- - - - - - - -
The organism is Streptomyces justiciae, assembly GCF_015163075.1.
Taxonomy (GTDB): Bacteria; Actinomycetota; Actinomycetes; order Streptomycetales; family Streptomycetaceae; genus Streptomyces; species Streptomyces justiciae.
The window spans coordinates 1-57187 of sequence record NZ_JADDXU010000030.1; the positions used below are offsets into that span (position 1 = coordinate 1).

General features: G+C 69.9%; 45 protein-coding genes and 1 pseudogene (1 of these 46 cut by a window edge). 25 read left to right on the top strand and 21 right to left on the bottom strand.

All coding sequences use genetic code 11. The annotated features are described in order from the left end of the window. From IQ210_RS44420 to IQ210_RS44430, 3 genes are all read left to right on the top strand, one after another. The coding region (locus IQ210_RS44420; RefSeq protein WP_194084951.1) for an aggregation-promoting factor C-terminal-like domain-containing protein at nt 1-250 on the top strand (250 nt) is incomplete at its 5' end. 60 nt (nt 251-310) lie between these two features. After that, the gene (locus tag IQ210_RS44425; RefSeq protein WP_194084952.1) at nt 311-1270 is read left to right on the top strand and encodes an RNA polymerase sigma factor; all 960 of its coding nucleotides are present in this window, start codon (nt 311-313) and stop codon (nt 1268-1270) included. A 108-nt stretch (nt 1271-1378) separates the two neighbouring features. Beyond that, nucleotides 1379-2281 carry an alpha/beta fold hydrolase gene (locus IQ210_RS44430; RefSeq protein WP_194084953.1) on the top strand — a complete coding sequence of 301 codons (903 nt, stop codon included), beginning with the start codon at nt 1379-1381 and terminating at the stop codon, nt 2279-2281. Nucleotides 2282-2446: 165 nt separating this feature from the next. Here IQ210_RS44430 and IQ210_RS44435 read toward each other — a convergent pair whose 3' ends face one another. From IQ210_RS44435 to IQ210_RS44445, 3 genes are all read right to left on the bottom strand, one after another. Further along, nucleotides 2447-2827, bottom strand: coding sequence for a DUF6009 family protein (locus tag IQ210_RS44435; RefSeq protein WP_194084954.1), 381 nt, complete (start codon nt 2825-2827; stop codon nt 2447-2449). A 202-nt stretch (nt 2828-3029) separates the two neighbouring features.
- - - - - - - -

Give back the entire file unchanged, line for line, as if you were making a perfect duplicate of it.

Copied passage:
The organism is Streptomyces justiciae, assembly GCF_015163075.1.
Taxonomy (GTDB): Bacteria; Actinomycetota; Actinomycetes; order Streptomycetales; family Streptomycetaceae; genus Streptomyces; species Streptomyces justiciae.
The window spans coordinates 1-57187 of sequence record NZ_JADDXU010000030.1; the positions used below are offsets into that span (position 1 = coordinate 1).

General features: G+C 69.9%; 45 protein-coding genes and 1 pseudogene (1 of these 46 cut by a window edge). 25 read left to right on the top strand and 21 right to left on the bottom strand.

All coding sequences use genetic code 11. The annotated features are described in order from the left end of the window. From IQ210_RS44420 to IQ210_RS44430, 3 genes are all read left to right on the top strand, one after another. The coding region (locus IQ210_RS44420; RefSeq protein WP_194084951.1) for an aggregation-promoting factor C-terminal-like domain-containing protein at nt 1-250 on the top strand (250 nt) is incomplete at its 5' end. 60 nt (nt 251-310) lie between these two features. After that, the gene (locus tag IQ210_RS44425; RefSeq protein WP_194084952.1) at nt 311-1270 is read left to right on the top strand and encodes an RNA polymerase sigma factor; all 960 of its coding nucleotides are present in this window, start codon (nt 311-313) and stop codon (nt 1268-1270) included. A 108-nt stretch (nt 1271-1378) separates the two neighbouring features. Beyond that, nucleotides 1379-2281 carry an alpha/beta fold hydrolase gene (locus IQ210_RS44430; RefSeq protein WP_194084953.1) on the top strand — a complete coding sequence of 301 codons (903 nt, stop codon included), beginning with the start codon at nt 1379-1381 and terminating at the stop codon, nt 2279-2281. Nucleotides 2282-2446: 165 nt separating this feature from the next. Here IQ210_RS44430 and IQ210_RS44435 read toward each other — a convergent pair whose 3' ends face one another. From IQ210_RS44435 to IQ210_RS44445, 3 genes are all read right to left on the bottom strand, one after another. Further along, nucleotides 2447-2827, bottom strand: coding sequence for a DUF6009 family protein (locus tag IQ210_RS44435; RefSeq protein WP_194084954.1), 381 nt, complete (start codon nt 2825-2827; stop codon nt 2447-2449). A 202-nt stretch (nt 2828-3029) separates the two neighbouring features.